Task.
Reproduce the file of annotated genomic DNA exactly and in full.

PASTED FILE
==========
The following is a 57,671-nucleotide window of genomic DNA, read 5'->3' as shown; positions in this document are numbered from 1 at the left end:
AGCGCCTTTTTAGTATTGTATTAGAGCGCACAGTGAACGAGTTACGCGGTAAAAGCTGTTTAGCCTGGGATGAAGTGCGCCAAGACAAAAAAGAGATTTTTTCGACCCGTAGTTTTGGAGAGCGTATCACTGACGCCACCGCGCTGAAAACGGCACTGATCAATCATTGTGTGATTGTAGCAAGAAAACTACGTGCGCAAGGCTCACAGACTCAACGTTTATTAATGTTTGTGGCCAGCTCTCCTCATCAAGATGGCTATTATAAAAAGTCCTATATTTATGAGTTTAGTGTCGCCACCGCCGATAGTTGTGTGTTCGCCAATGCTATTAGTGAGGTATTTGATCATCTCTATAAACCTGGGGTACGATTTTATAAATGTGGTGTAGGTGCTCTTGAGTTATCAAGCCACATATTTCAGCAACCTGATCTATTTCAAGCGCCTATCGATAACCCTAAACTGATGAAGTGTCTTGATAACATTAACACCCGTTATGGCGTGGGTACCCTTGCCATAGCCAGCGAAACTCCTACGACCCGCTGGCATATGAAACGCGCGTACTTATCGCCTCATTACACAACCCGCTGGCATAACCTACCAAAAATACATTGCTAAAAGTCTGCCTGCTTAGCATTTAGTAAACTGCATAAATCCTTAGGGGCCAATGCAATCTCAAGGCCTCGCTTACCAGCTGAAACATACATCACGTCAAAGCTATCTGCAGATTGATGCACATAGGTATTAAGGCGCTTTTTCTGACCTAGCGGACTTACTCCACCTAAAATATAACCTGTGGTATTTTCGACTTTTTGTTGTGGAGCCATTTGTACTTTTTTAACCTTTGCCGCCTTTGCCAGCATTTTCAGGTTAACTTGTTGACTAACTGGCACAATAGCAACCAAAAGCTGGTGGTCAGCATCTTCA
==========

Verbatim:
The following is a 57,671-nucleotide window of genomic DNA, read 5'->3' as shown; positions in this document are numbered from 1 at the left end:
AGCGCCTTTTTAGTATTGTATTAGAGCGCACAGTGAACGAGTTACGCGGTAAAAGCTGTTTAGCCTGGGATGAAGTGCGCCAAGACAAAAAAGAGATTTTTTCGACCCGTAGTTTTGGAGAGCGTATCACTGACGCCACCGCGCTGAAAACGGCACTGATCAATCATTGTGTGATTGTAGCAAGAAAACTACGTGCGCAAGGCTCACAGACTCAACGTTTATTAATGTTTGTGGCCAGCTCTCCTCATCAAGATGGCTATTATAAAAAGTCCTATATTTATGAGTTTAGTGTCGCCACCGCCGATAGTTGTGTGTTCGCCAATGCTATTAGTGAGGTATTTGATCATCTCTATAAACCTGGGGTACGATTTTATAAATGTGGTGTAGGTGCTCTTGAGTTATCAAGCCACATATTTCAGCAACCTGATCTATTTCAAGCGCCTATCGATAACCCTAAACTGATGAAGTGTCTTGATAACATTAACACCCGTTATGGCGTGGGTACCCTTGCCATAGCCAGCGAAACTCCTACGACCCGCTGGCATATGAAACGCGCGTACTTATCGCCTCATTACACAACCCGCTGGCATAACCTACCAAAAATACATTGCTAAAAGTCTGCCTGCTTAGCATTTAGTAAACTGCATAAATCCTTAGGGGCCAATGCAATCTCAAGGCCTCGCTTACCAGCTGAAACATACATCACGTCAAAGCTATCTGCAGATTGATGCACATAGGTATTAAGGCGCTTTTTCTGACCTAGCGGACTTACTCCACCTAAAATATAACCTGTGGTATTTTCGACTTTTTGTTGTGGAGCCATTTGTACTTTTTTAACCTTTGCCGCCTTTGCCAGCATTTTCAGGTTAACTTGTTGACTAACTGGCACAATAGCAACCAAAAGCTGGTGGTCAGCATCTTCA